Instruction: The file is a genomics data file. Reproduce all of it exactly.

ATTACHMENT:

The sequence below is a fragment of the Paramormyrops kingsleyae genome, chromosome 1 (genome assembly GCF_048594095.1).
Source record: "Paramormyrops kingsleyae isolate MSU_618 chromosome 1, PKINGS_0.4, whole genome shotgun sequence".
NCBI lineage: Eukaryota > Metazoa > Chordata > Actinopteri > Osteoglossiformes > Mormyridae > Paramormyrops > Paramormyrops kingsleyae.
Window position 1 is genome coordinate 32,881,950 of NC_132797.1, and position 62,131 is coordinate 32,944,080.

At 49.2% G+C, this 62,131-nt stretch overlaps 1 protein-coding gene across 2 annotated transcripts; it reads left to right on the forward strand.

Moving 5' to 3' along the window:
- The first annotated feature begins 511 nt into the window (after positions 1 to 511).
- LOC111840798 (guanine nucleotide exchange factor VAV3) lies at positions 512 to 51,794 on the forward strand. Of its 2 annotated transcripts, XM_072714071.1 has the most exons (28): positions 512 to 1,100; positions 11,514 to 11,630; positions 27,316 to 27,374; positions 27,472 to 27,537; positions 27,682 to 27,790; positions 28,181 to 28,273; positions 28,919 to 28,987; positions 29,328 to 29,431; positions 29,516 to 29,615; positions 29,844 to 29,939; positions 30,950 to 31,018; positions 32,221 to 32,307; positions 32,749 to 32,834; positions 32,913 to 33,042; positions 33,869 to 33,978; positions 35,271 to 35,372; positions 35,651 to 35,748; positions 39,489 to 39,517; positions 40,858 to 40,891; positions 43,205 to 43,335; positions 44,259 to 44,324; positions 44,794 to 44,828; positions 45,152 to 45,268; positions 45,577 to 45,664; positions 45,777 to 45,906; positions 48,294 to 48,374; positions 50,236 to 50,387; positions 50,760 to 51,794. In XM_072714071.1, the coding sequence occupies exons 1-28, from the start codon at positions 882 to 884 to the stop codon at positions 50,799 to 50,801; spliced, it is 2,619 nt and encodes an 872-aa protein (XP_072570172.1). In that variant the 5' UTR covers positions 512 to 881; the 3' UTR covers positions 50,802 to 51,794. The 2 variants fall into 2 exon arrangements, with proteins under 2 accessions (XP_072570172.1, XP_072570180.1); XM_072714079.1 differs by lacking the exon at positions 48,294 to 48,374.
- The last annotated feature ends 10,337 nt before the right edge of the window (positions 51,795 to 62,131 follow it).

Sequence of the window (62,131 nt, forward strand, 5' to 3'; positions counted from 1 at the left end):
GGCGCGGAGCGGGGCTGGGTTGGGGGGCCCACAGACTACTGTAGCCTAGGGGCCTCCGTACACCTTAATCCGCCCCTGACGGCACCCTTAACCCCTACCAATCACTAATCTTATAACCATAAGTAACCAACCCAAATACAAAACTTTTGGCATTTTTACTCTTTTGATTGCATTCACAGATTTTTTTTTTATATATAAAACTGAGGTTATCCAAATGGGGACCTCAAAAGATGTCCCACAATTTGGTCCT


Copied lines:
The sequence below is a fragment of the Paramormyrops kingsleyae genome, chromosome 1 (genome assembly GCF_048594095.1).
Source record: "Paramormyrops kingsleyae isolate MSU_618 chromosome 1, PKINGS_0.4, whole genome shotgun sequence".
NCBI lineage: Eukaryota > Metazoa > Chordata > Actinopteri > Osteoglossiformes > Mormyridae > Paramormyrops > Paramormyrops kingsleyae.
Window position 1 is genome coordinate 32,881,950 of NC_132797.1, and position 62,131 is coordinate 32,944,080.

At 49.2% G+C, this 62,131-nt stretch overlaps 1 protein-coding gene across 2 annotated transcripts; it reads left to right on the forward strand.

Moving 5' to 3' along the window:
- The first annotated feature begins 511 nt into the window (after positions 1 to 511).
- LOC111840798 (guanine nucleotide exchange factor VAV3) lies at positions 512 to 51,794 on the forward strand. Of its 2 annotated transcripts, XM_072714071.1 has the most exons (28): positions 512 to 1,100; positions 11,514 to 11,630; positions 27,316 to 27,374; positions 27,472 to 27,537; positions 27,682 to 27,790; positions 28,181 to 28,273; positions 28,919 to 28,987; positions 29,328 to 29,431; positions 29,516 to 29,615; positions 29,844 to 29,939; positions 30,950 to 31,018; positions 32,221 to 32,307; positions 32,749 to 32,834; positions 32,913 to 33,042; positions 33,869 to 33,978; positions 35,271 to 35,372; positions 35,651 to 35,748; positions 39,489 to 39,517; positions 40,858 to 40,891; positions 43,205 to 43,335; positions 44,259 to 44,324; positions 44,794 to 44,828; positions 45,152 to 45,268; positions 45,577 to 45,664; positions 45,777 to 45,906; positions 48,294 to 48,374; positions 50,236 to 50,387; positions 50,760 to 51,794. In XM_072714071.1, the coding sequence occupies exons 1-28, from the start codon at positions 882 to 884 to the stop codon at positions 50,799 to 50,801; spliced, it is 2,619 nt and encodes an 872-aa protein (XP_072570172.1). In that variant the 5' UTR covers positions 512 to 881; the 3' UTR covers positions 50,802 to 51,794. The 2 variants fall into 2 exon arrangements, with proteins under 2 accessions (XP_072570172.1, XP_072570180.1); XM_072714079.1 differs by lacking the exon at positions 48,294 to 48,374.
- The last annotated feature ends 10,337 nt before the right edge of the window (positions 51,795 to 62,131 follow it).

Sequence of the window (62,131 nt, forward strand, 5' to 3'; positions counted from 1 at the left end):
GGCGCGGAGCGGGGCTGGGTTGGGGGGCCCACAGACTACTGTAGCCTAGGGGCCTCCGTACACCTTAATCCGCCCCTGACGGCACCCTTAACCCCTACCAATCACTAATCTTATAACCATAAGTAACCAACCCAAATACAAAACTTTTGGCATTTTTACTCTTTTGATTGCATTCACAGATTTTTTTTTTATATATAAAACTGAGGTTATCCAAATGGGGACCTCAAAAGATGTCCCACAATTTGGTCCT